If you go to the market or grocery, chicken, pork and beef are often sold by cut. There are cases though when labels are confusing. What are chicken tenders, for example. Which part of the chicken do they come from? What about pork hock and beef shank?
To make everything a little clearer, I prepared a series of illustrations for chicken, pork, beef and some seafood.
All about chicken
All about chicken has moved to its own home. Click here for everything chicken.
Pork and beef cuts
While it is simple enough to memorize the various parts of a chicken and other fowl, pork and beef (and other mammals) can be more challenging.
Names of meat cuts can be confusing
It took me a long time to learn the various cuts. In groceries and supermarkets, the names are in English but the English names aren’t always uniform.
For example, in some places, pork belly is called “bacon”, shoulder is labeled as “butt”, cheek is referred to as “jowl” and leg is sometimes used in lieu of “hock”. It’s a matter of usage and usage differs especially from one country to the next.
The same is true with beef. Every part is known by various names.
In the wet market, the meat parts go by local names. Considering how many languages and dialects there are in this country, heck, it pays to know what each part looks like and never mind what’s called.
When you go marketing, take note of the names of the various parts of the animal and ask the butcher (or vendor) where each part is located in the animal’s body.
Then, memorize what each part looks like. That way, if you go to another market where the names of the various parts of the animal are different, you can just tell the butcher that you want a kilo of meat from the back, neck, shoulder, bottom etcetera.
Every meat cut has its own characteristics
Just like chicken, there are parts of the hog and cattle that are great for steaks, stews, stir fries and so on. The less exercise an animal’s body part gets, the more tender the meat. The more exercise the body part gets, the tougher the meat.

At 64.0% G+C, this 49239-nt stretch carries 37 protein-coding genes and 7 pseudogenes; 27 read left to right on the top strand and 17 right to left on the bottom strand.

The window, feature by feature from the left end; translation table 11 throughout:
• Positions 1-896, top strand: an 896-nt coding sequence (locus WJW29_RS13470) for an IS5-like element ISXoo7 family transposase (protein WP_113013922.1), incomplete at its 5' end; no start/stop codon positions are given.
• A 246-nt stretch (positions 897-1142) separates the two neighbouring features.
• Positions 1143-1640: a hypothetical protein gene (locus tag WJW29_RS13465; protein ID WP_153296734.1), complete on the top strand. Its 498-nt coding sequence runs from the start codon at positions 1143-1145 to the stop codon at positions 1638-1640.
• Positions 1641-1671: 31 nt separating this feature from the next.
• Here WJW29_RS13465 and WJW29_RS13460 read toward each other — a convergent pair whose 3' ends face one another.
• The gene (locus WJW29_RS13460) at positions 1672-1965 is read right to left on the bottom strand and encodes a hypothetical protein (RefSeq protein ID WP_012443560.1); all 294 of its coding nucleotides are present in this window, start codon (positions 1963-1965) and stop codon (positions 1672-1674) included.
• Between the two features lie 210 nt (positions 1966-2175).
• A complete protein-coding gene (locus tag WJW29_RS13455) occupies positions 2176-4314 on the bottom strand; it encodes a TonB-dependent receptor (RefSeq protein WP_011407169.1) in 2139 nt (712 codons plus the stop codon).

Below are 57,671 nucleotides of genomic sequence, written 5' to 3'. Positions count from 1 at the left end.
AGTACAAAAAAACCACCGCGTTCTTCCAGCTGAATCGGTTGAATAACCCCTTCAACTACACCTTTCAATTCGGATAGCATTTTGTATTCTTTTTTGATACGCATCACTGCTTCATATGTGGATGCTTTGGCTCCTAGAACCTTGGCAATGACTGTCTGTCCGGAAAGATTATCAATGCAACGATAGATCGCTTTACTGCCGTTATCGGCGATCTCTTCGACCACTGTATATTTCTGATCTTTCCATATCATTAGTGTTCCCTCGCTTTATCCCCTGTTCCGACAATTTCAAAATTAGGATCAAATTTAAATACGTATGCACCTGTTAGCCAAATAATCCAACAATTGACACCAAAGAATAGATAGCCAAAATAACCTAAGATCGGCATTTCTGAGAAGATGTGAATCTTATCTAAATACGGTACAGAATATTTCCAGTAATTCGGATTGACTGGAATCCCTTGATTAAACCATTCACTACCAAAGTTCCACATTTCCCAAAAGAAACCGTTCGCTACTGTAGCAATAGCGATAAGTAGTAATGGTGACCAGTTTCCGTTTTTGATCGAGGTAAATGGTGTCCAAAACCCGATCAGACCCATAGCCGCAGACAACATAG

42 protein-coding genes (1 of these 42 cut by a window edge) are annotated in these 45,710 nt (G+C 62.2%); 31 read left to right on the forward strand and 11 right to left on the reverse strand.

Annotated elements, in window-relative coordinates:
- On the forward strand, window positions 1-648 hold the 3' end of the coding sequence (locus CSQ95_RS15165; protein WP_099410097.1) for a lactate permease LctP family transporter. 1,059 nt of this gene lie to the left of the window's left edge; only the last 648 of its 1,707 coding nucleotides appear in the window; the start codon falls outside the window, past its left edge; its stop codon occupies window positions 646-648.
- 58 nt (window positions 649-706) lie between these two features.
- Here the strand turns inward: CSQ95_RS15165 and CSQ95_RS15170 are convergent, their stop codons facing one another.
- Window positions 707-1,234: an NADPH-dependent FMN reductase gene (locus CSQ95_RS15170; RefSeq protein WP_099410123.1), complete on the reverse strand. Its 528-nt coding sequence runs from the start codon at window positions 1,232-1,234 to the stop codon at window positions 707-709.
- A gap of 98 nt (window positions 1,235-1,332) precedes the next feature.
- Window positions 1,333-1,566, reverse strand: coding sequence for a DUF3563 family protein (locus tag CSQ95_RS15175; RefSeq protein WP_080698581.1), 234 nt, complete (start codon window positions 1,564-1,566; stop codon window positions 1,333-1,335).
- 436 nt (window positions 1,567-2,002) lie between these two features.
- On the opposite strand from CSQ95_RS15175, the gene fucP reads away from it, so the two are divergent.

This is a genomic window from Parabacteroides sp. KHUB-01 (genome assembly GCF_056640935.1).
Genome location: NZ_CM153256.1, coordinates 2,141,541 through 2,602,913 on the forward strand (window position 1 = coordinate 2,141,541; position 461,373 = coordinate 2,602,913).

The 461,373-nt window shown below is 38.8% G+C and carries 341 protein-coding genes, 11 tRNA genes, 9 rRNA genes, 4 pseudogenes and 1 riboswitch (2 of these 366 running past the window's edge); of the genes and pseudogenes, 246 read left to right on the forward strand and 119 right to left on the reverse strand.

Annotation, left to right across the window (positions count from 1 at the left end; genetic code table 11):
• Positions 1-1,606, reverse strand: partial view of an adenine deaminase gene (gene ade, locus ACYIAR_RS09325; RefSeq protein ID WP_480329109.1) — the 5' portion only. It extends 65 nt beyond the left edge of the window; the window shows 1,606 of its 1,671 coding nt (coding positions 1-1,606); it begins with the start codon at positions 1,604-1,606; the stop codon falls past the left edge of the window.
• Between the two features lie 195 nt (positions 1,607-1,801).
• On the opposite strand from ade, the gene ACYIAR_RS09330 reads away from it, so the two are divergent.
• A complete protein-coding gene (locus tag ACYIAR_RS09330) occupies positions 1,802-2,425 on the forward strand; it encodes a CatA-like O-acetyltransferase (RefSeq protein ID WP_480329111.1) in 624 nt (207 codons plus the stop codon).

In other words, you cannot make steak from beef shank nor can you cook tenderloin into a stew. That would be disastrous. When reading a recipe, always pay attention to the recommended cut of meat. If you have to substitute, choose a cut with similar characteristics.
Additional preparation for meat
Cutting the meat into the correct size and shape, whether or not it needs to be marinated or browned are all determined by the dish you intend to cook.
- How to tenderize meat (how to make cheap tougher cuts deliver wonderful results!)
- Do we really need to brown meat before braising or stewing?
There are more seafood varieties than I am acquainted with. Some are not even sold in my part of the world. I will limit this section to the most common seafood cooked in an average home.
Big fish. Small fish. In terms of preparation for cooking, what do they have in common? The gills, scales and intestines have to be removed and discarded. Except in rare cases, I let the fishmonger do this for me because disposing of the unwanted parts at home can be a smelly affair.
Apart from that, prepping whole (small or medium-sized) fish and pre-cut fish differs.
Unless you run a restaurant, you don’t buy big fish whole. And when I say “big”, I mean fish that weighs over five kilos. Home cooks buy big fish by weight, often as steaks or fillets.
But smaller fish, either one for a single serving or to feed a family, you can buy whole. Whole fish requires scoring prior to cooking. Click here for the whys and how.
Shrimps and prawns
Most people think that “large” means prawn and “small” means shrimp. Not so.
Know the difference between shrimps and prawns, and how to clean and devein them.
Squids come in various sizes. Usually, the size determines how they are cooked. But, big or small, squids need to be cleaned and the inedible parts discarded before cooking.
Shellfish (bi-valve molluscs)
Oysters, clams, mussels and scallops are just among the various edible bi-valve molluscs. Preparations vary but scrubbing the shells clean is almost always the first step.
To find out if clams and mussels are fresh, dump into a large bowl and fill with water. Discard all that float to the surface. You can’t do this with oysters because the shells are so heavy that the oysters will always sink.
Next, you need to get rid of any dirt and impurities trapped inside the shell. I do this by soaking clams and mussels in water.
With mussels, when the shells open after soaking, you need to pull off the “beard” — the mass of threads that peek where the shells meet. It’s not trapped seaweed, trust me. It’s called byssus which the mussel uses to hold on to hard surfaces and it isn’t edible.
So, we’ve reached the end of Lesson #3. Next weekend, it’ll be prepping vegetables. Until then!